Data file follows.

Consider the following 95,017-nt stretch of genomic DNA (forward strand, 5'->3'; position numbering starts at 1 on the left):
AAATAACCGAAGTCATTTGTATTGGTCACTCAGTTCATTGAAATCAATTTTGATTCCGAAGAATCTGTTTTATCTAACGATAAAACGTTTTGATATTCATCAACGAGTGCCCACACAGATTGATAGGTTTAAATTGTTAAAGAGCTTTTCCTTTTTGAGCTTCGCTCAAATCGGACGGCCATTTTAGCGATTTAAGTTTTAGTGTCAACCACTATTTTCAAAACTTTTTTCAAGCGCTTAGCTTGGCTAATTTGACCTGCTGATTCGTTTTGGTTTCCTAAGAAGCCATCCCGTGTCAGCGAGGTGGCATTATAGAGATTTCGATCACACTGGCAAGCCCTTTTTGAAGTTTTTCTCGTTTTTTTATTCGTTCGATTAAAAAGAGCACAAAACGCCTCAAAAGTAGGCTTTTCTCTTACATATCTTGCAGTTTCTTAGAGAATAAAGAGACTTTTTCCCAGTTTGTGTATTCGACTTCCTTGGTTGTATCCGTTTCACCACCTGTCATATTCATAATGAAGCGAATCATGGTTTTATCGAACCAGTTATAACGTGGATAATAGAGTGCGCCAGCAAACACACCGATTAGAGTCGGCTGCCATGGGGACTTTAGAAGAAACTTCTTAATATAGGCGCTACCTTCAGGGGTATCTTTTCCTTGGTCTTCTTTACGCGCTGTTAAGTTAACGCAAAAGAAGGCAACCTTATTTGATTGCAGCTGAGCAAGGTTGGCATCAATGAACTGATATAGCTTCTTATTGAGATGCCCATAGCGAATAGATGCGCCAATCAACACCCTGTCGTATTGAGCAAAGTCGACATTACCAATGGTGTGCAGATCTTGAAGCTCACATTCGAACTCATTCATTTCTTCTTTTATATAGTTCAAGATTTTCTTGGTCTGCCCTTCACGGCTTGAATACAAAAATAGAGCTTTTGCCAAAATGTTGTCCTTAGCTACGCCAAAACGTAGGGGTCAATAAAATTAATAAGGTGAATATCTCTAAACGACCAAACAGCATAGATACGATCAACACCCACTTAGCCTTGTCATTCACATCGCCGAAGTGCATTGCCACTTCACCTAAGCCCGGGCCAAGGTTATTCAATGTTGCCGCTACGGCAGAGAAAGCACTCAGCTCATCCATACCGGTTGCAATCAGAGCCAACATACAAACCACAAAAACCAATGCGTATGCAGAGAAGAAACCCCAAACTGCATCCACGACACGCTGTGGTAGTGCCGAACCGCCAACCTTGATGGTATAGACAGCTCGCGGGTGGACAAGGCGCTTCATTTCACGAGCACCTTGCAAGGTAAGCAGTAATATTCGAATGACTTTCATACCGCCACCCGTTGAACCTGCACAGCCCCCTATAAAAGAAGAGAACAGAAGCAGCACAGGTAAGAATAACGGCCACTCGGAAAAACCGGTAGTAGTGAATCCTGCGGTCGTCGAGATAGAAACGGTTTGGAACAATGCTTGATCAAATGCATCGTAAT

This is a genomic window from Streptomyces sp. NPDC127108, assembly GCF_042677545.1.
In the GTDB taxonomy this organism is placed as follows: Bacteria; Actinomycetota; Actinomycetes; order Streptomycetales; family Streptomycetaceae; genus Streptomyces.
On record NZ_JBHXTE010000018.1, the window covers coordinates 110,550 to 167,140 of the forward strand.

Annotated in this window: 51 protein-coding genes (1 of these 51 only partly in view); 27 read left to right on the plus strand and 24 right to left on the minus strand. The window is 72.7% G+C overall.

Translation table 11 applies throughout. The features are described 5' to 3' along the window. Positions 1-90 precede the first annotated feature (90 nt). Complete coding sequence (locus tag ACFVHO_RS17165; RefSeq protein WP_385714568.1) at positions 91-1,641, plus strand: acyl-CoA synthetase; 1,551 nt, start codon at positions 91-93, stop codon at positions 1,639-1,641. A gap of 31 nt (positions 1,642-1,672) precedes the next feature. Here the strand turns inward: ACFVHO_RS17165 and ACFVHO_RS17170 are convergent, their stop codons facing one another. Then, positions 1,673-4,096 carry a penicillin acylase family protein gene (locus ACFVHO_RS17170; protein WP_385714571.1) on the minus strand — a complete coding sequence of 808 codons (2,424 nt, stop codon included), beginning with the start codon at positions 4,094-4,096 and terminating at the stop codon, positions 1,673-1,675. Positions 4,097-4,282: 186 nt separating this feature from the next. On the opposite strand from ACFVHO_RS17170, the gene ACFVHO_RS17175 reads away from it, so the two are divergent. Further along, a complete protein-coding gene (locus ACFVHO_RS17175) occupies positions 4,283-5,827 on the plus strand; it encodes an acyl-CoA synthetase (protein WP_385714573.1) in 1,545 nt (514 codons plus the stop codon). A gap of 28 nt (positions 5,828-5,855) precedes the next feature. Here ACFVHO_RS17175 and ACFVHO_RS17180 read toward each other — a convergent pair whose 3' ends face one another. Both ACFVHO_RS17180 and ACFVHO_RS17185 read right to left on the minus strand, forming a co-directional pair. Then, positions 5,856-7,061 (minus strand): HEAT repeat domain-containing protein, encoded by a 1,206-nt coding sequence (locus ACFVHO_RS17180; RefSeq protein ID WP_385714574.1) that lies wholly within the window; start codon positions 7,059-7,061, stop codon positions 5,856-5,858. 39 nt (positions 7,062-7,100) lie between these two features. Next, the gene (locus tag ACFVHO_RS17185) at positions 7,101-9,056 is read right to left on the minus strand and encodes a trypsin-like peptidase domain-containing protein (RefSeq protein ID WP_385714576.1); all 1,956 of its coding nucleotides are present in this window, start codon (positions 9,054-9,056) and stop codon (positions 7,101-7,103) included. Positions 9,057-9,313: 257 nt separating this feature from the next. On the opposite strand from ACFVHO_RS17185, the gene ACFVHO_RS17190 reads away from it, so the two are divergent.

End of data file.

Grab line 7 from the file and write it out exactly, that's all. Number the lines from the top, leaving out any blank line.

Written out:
Translation table 11 applies throughout. The features are described 5' to 3' along the window. Positions 1-90 precede the first annotated feature (90 nt). Complete coding sequence (locus tag ACFVHO_RS17165; RefSeq protein WP_385714568.1) at positions 91-1,641, plus strand: acyl-CoA synthetase; 1,551 nt, start codon at positions 91-93, stop codon at positions 1,639-1,641. A gap of 31 nt (positions 1,642-1,672) precedes the next feature. Here the strand turns inward: ACFVHO_RS17165 and ACFVHO_RS17170 are convergent, their stop codons facing one another. Then, positions 1,673-4,096 carry a penicillin acylase family protein gene (locus ACFVHO_RS17170; protein WP_385714571.1) on the minus strand — a complete coding sequence of 808 codons (2,424 nt, stop codon included), beginning with the start codon at positions 4,094-4,096 and terminating at the stop codon, positions 1,673-1,675. Positions 4,097-4,282: 186 nt separating this feature from the next. On the opposite strand from ACFVHO_RS17170, the gene ACFVHO_RS17175 reads away from it, so the two are divergent. Further along, a complete protein-coding gene (locus ACFVHO_RS17175) occupies positions 4,283-5,827 on the plus strand; it encodes an acyl-CoA synthetase (protein WP_385714573.1) in 1,545 nt (514 codons plus the stop codon). A gap of 28 nt (positions 5,828-5,855) precedes the next feature. Here ACFVHO_RS17175 and ACFVHO_RS17180 read toward each other — a convergent pair whose 3' ends face one another. Both ACFVHO_RS17180 and ACFVHO_RS17185 read right to left on the minus strand, forming a co-directional pair. Then, positions 5,856-7,061 (minus strand): HEAT repeat domain-containing protein, encoded by a 1,206-nt coding sequence (locus ACFVHO_RS17180; RefSeq protein ID WP_385714574.1) that lies wholly within the window; start codon positions 7,059-7,061, stop codon positions 5,856-5,858. 39 nt (positions 7,062-7,100) lie between these two features. Next, the gene (locus tag ACFVHO_RS17185) at positions 7,101-9,056 is read right to left on the minus strand and encodes a trypsin-like peptidase domain-containing protein (RefSeq protein ID WP_385714576.1); all 1,956 of its coding nucleotides are present in this window, start codon (positions 9,054-9,056) and stop codon (positions 7,101-7,103) included. Positions 9,057-9,313: 257 nt separating this feature from the next. On the opposite strand from ACFVHO_RS17185, the gene ACFVHO_RS17190 reads away from it, so the two are divergent.